Sunday, April 23, 2006

"Daddy, I Can See Your Face!"

Summary: The ability of Iraqis to work together to improve their situation increases nearly every day. Recently, an Iraqi Air Force transport plane took five children and their families to Turkey where doctors helped repair the children's eyesight.

The Pentagon Channel shows a television program each day that I enjoy watching when I get a chance, called Freedom Journal Iraq. I’ve learned such things as that an oil production site was recently completed in Um Kasr, that several large weapons stockpiles have been found, and that Iraqi policemen and soldiers are becoming better trained and more able to maintain order and promote growth and prosperity in their country.

But the most touching story I heard was about five children who were recently flown to Turkey for eye surgery. After receiving permission from the Iraqi Defense Minister, and Iraqi Air Force crew flew an Iraqi C-130 airplane to Turkey with the five eye patients and their families. The video taken of the families during the trip showed marked relief and happiness on their faces as their children underwent various successful surgeries.

All of the children showed a new inquisitiveness about life following their operations. One child walked about the airplane, looking at everything and touching nearly everything he saw, according to the report. One child, who had had a particularly bad problem with his eyesight prior to surgery, enjoyed simply sitting in his father’s lap, touching every part of his face and giving him an occasional hug. For the first time in his life, he was able to say “Daddy, I can see your face now!”

Iraq is improving all the time.

You know, that would have made a really good story for the America evening news. But I guess they had more important things to report about.

4 comments:

Elizabeth said...

As I read your blog it sounds like you are moving toward the conclusion that Iraq can't really be a country. Why not then split it up, with a part to Iran, a part to Syria, and an independent Kurdistan?

Matt said...

I certainly don't get that idea, Frank. That is, unless that's how you feel about it, which is completely fine. I would like to say, regardless of your personal opinion, that Lebanon is coming together despite religious differences (Druze, Muslim, and Christian) after thirty years of bloddy war. However, Hizb Allah still controls the southern part (specifically the Bekka Valley where WMD from Iraq are rumored to be buried). This completely getting off subject of the post. I think that's great that the kids got their eyesight back. Having undergone three eye surgeries in my lifetime (just to correct wandering eye), I have a micro iota of a feeling of how they felt. What I mean is, after an eye surgery, your eye (in my case) tends to be quite bloody, you involuntarily shed bloody tears, and hurts to move. Did we provide them the C-130 do you know by chance? I didn't realize it was Wednesday over there already. It's only 11:15 p.m. here.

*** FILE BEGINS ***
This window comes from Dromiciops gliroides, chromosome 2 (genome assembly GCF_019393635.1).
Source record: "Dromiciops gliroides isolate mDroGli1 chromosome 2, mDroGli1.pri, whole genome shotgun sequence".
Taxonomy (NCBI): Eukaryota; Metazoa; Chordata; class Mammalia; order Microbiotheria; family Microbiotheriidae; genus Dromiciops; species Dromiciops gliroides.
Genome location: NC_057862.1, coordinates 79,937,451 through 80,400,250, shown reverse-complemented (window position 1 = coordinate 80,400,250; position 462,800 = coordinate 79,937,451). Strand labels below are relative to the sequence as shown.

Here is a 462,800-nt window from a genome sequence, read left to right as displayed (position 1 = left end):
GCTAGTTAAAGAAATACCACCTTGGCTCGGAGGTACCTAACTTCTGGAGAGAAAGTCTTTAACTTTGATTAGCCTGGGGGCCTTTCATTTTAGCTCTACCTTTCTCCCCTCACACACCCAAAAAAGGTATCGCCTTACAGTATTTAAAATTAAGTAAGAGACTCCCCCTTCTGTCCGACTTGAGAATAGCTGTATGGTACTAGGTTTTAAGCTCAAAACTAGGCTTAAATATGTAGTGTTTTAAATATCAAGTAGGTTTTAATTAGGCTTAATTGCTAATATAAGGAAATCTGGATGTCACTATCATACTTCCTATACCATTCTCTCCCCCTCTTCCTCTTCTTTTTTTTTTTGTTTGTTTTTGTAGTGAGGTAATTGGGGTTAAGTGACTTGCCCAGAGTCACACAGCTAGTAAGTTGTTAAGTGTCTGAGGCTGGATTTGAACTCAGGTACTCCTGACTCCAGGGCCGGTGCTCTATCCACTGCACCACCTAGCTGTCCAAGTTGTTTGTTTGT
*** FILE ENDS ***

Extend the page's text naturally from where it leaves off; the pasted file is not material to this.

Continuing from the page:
Frank Staheli said...

Elizabeth, I appreciate your reading my blog. I read a bit in yours as well. It looks like our political opinions are very different from each others'. In my blog, I actually am trying to convey the idea that Iraq is doing a great job of becoming a real country for the first time. The concept of country is hollow when you have no liberties, and they finally are achieving what we in America take for granted. I wish things were moving along more quickly, but I see progress here all the time. I--like Matt--am pleased at the progress that is being made in other areas of the Middle East, such as Lebanon. I'm interested in whether Elizabeth supports the view that "part [of Iraq should go] to Iran, a part to Syria, and an independent Kurdistan." To answer Matt's last question, the TV story only said that it was an "Iraqi C-130", which gives me the impression that they got it sometime in the past, and not just for that particular mission, but I can't say for sure.

Elizabeth said...

I don't know what would be best for Iraq, ultimately.